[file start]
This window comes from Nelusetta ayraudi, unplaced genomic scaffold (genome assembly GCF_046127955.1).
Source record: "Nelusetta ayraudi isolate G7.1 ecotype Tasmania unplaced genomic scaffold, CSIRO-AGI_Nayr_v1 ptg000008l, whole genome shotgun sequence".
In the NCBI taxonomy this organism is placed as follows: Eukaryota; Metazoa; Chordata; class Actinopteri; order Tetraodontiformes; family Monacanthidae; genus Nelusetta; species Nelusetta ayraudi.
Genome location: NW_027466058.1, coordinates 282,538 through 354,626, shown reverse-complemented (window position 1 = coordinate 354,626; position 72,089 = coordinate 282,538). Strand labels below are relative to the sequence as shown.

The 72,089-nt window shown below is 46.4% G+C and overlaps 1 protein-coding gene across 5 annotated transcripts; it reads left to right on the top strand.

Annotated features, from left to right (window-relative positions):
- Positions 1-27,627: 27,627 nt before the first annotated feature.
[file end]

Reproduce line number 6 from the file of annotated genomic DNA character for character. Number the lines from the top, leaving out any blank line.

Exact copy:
Annotated features, from left to right (window-relative positions):